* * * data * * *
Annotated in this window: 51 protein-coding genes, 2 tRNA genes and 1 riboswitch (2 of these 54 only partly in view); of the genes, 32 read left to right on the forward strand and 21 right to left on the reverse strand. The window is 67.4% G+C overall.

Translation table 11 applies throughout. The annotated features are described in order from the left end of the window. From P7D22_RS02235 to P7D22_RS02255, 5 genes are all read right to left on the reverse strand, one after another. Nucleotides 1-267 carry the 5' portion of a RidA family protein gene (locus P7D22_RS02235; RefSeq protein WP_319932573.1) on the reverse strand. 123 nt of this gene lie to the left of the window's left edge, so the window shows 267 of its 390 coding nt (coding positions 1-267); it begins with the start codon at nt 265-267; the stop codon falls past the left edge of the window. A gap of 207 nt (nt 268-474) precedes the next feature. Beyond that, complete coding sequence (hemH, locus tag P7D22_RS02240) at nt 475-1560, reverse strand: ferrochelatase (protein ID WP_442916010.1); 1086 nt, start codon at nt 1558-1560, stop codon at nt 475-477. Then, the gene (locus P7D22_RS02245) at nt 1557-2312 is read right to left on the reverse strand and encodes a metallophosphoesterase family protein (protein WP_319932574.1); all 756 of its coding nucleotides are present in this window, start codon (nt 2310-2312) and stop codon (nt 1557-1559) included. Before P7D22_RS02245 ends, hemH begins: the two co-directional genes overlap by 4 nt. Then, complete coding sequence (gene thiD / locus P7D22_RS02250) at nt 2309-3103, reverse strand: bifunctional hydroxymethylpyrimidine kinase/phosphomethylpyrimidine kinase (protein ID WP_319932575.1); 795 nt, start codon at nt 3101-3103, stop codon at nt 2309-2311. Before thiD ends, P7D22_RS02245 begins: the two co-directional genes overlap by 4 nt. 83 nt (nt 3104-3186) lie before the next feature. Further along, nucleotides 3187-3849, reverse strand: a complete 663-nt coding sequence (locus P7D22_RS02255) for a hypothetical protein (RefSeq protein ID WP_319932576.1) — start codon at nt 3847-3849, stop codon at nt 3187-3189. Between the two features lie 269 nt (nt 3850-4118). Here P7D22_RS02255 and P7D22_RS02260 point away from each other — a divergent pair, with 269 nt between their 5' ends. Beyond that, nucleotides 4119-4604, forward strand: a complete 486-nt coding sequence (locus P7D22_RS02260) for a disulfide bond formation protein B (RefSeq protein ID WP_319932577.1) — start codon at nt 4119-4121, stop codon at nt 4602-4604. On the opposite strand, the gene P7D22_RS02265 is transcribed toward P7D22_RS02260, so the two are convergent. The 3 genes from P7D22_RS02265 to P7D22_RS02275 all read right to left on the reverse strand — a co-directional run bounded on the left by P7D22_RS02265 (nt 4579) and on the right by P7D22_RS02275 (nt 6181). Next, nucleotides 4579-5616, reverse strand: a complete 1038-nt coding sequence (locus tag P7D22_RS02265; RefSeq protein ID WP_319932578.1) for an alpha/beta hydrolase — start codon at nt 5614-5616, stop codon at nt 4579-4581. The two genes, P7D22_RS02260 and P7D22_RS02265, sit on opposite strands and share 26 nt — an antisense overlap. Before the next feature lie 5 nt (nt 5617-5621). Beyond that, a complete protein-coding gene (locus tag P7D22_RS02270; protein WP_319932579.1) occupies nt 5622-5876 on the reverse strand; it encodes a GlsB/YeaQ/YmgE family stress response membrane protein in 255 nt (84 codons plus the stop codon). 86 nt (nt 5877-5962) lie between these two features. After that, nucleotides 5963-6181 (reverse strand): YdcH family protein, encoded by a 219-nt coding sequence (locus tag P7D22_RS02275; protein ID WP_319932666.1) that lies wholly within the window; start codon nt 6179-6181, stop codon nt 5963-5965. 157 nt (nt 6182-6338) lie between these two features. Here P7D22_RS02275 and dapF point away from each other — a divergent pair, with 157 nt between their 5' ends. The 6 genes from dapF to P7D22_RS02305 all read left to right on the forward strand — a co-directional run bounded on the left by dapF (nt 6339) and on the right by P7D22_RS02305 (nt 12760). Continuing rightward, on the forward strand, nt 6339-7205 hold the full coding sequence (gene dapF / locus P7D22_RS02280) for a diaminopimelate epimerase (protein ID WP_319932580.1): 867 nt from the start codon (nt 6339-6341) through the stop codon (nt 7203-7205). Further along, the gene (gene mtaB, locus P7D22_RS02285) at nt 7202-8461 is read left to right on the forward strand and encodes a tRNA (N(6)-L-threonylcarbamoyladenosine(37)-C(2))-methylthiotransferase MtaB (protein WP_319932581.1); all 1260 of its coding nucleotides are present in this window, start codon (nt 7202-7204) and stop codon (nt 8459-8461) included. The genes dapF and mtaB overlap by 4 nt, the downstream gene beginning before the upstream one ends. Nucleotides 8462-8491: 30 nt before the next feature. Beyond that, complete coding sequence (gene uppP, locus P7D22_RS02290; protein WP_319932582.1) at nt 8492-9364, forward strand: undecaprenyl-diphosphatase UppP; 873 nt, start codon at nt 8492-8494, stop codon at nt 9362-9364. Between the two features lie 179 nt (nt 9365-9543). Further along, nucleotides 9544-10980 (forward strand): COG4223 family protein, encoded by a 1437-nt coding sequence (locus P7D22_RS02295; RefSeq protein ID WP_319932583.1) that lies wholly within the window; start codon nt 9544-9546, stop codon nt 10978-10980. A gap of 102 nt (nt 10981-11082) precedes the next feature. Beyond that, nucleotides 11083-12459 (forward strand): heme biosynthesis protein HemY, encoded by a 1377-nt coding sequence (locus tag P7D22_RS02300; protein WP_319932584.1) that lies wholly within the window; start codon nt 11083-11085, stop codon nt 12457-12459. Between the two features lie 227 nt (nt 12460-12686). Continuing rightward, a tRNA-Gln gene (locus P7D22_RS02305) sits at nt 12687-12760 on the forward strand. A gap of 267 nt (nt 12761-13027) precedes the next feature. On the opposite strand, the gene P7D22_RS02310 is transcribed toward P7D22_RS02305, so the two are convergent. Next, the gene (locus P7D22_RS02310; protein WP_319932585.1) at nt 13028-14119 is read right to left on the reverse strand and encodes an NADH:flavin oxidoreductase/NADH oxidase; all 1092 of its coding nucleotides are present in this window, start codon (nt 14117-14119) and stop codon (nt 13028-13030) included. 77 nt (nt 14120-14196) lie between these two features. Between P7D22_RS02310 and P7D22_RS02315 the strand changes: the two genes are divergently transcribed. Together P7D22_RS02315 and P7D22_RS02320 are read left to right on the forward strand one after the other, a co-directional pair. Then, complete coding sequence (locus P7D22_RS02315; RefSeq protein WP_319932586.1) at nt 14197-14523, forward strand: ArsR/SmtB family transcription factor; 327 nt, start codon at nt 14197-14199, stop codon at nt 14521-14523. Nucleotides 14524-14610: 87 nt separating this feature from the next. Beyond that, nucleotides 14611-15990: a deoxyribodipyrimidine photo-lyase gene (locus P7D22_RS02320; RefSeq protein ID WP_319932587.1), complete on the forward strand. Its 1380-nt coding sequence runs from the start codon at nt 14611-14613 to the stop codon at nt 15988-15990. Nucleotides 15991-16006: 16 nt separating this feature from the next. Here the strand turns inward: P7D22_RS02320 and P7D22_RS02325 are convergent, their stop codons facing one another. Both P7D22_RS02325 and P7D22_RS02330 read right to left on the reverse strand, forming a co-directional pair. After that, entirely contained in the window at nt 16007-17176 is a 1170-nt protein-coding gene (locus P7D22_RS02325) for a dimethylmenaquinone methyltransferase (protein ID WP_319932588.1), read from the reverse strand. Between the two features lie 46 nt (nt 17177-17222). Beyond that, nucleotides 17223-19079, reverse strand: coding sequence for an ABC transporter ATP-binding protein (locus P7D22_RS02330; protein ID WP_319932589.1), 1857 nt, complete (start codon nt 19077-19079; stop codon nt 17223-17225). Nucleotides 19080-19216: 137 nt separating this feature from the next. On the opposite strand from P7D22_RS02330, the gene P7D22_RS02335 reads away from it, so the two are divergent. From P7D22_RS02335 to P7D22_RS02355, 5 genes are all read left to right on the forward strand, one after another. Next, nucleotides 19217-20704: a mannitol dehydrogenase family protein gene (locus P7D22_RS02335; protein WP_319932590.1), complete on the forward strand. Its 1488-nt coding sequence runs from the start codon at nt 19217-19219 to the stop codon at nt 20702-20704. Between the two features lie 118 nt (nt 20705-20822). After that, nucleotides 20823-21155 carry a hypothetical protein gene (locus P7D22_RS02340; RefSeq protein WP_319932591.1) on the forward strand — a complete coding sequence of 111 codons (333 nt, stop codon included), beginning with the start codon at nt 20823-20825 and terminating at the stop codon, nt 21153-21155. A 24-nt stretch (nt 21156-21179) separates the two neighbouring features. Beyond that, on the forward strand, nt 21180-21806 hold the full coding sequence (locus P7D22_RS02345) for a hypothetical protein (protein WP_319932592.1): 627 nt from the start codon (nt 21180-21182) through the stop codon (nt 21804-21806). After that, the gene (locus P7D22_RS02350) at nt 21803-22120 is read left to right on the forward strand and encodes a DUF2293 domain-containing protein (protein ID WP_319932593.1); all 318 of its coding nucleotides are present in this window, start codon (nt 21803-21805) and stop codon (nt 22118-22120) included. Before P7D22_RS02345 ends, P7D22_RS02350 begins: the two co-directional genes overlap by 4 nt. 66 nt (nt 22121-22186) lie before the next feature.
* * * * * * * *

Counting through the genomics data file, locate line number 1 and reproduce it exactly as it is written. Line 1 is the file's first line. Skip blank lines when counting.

Annotated in this window: 51 protein-coding genes, 2 tRNA genes and 1 riboswitch (2 of these 54 only partly in view); of the genes, 32 read left to right on the forward strand and 21 right to left on the reverse strand. The window is 67.4% G+C overall.